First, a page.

Boston Beer buzz kill: Shares down 11%May 2, 2013: 12:19 PM ET
It's the morning after for America's biggest micro brewer.
Shares of the Boston Beer Company (SAM), maker of Samuel Adams and other craft beers, plunged nearly 11% Thursday.
The hangover comes a day after Boston Beer reported earnings that badly missed analysts' expectations.
Boston Beer earned 51 cents per share in the first three months of 2013, down almost 9% from a year earlier and well below the 62 cents a share expected by analysts.
Despite the drop in earnings, revenue rose 20% in the quarter as demand for cider and hard iced tea offset weakness in demand for the company's flagship Sam Adams beer.
Boston Beer blamed the drop in earnings on increased spending on advertising and marketing, as well as higher costs for certain raw materials.
The company maintained its outlook for full-year earnings, but acknowledged that the fast-growing market for craft beers is becoming increasingly competitive.
As demand for premium beers has exploded over the past few years, Boston Beer has seen its stock price soar. The stock recently hit a high above $170 a share, up from a low of about $25 in 2008.
Big brewers have also jumped on the craft-beer bandwagon. Anheuser Busch Inbev (BUD) launched Black Crown, a premium version of Budweiser, and MillCoors (a joint venture of SABMiller and Molson Coors (TAP)) has introduced Third Shift Amber Lager.
Meanwhile, the number of small breweries opening up shop continues to skyrocket.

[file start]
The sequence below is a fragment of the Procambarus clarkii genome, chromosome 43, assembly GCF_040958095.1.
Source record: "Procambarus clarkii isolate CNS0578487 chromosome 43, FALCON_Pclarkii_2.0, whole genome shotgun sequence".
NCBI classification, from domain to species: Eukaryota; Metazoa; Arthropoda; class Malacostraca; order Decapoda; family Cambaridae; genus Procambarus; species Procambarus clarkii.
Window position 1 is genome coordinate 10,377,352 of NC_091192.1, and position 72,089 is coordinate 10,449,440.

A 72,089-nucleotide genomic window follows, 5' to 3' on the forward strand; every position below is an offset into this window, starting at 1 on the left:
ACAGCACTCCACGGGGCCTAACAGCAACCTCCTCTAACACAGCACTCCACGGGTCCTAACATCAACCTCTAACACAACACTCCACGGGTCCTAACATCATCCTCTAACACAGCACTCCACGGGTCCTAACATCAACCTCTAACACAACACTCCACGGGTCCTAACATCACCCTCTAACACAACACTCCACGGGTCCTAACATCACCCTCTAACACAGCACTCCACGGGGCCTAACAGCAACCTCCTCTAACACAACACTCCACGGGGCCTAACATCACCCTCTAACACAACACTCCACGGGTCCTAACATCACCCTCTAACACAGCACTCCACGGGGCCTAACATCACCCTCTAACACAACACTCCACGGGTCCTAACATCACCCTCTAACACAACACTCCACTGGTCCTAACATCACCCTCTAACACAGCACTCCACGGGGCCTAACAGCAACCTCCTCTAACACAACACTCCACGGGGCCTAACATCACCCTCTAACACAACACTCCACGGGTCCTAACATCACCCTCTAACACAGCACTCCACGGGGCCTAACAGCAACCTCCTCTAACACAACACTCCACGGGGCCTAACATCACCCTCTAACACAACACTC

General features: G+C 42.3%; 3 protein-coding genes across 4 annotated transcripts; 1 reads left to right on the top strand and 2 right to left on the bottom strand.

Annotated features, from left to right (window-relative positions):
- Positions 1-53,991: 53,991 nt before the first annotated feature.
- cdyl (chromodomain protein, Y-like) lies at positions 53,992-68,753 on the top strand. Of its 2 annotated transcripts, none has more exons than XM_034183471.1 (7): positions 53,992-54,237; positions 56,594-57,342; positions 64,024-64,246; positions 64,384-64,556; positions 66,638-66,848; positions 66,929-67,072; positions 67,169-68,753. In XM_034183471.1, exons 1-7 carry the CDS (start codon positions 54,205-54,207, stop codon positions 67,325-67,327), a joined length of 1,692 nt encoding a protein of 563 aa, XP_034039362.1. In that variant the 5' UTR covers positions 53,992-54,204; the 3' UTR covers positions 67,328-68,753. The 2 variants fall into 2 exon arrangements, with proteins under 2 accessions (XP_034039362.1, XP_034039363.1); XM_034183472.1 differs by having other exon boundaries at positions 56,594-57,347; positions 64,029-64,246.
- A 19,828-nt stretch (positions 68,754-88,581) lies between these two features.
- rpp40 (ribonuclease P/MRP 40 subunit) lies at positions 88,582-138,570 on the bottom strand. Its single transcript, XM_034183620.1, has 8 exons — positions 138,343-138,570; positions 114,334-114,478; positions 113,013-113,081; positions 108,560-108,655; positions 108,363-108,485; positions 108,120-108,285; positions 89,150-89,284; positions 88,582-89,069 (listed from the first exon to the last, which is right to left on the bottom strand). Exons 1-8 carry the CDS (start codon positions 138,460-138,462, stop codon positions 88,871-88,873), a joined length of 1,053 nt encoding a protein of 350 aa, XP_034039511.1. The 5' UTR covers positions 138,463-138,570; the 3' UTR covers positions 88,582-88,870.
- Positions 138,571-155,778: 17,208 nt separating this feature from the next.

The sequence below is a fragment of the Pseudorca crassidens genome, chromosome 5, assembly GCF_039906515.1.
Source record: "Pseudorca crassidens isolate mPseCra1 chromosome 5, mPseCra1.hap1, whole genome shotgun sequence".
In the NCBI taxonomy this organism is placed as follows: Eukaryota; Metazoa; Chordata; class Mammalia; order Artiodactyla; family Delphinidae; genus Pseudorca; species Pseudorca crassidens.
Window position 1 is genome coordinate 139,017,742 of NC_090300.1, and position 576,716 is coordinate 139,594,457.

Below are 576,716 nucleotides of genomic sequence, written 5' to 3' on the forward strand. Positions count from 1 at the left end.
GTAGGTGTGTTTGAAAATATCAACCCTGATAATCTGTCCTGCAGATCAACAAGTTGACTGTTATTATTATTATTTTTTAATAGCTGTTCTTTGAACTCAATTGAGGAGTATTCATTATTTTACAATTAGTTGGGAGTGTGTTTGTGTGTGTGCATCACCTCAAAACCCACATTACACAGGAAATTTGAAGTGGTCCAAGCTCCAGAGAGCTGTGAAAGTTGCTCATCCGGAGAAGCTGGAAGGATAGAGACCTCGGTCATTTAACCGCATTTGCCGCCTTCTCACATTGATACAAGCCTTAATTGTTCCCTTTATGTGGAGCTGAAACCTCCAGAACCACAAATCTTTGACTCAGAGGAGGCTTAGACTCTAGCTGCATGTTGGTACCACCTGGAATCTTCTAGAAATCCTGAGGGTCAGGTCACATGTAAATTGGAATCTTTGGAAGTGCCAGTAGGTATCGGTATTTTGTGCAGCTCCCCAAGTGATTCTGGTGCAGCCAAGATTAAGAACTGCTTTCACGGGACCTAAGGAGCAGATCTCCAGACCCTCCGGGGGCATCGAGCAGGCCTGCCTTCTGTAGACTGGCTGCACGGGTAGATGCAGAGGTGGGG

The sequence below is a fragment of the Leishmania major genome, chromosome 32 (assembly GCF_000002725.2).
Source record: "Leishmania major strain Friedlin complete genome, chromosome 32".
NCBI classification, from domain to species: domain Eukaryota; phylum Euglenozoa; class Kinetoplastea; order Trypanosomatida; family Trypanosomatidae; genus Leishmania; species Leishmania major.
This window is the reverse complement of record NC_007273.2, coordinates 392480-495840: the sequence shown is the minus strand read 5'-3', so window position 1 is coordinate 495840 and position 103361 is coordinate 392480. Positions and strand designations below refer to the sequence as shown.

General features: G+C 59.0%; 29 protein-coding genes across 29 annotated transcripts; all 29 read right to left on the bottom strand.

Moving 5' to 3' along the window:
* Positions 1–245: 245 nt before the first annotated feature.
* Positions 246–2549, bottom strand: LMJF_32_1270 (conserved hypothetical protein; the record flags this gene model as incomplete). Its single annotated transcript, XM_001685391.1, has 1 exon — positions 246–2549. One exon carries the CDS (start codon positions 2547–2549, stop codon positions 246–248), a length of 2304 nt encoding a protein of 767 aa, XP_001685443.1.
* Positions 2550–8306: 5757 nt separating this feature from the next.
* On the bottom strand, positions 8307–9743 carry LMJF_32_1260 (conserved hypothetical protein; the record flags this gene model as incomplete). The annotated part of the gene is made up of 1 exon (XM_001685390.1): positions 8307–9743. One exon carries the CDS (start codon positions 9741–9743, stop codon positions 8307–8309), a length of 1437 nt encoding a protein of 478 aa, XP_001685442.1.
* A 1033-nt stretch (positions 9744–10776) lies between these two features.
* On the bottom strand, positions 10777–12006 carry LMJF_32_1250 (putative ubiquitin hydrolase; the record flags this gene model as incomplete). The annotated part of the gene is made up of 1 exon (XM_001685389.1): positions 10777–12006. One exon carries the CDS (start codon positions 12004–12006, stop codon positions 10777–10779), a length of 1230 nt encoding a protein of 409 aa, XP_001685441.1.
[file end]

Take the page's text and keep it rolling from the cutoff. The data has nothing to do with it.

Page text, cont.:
Jim Koch, chairman and founder of Boston Beer, told analysts on a conference call that there are probably two new micro breweries opened every day. All told, he expects there to be a total of 800 new craft brews launched this year.
"It's just an extremely competitive landscape from above and below," said Koch. The good news, he said, is that demand for craft beers is still growing "in double digits," adding that Boston Beer will continue "riding that wave."
Not everyone is that optimistic.
Caroline Levy, an analyst at Credit Agricole's CLSA, lowered her outlook for Boston Beer's earnings and downgraded the stock to under perform.
At the same time, she raised her price target for the stock to $170 a share from $165 a share. The company still has a leading franchise and strong sales, Levy said, but there's limited upside for the stock.
StockTwits traders were driven to drink over the disappointing results and dismal stock performance.
Needless to say, short sellers were happy to see the stock take a dive.
There was even a response to Boston Beer's decision to introduce a canned version of Samuel Adams later this month.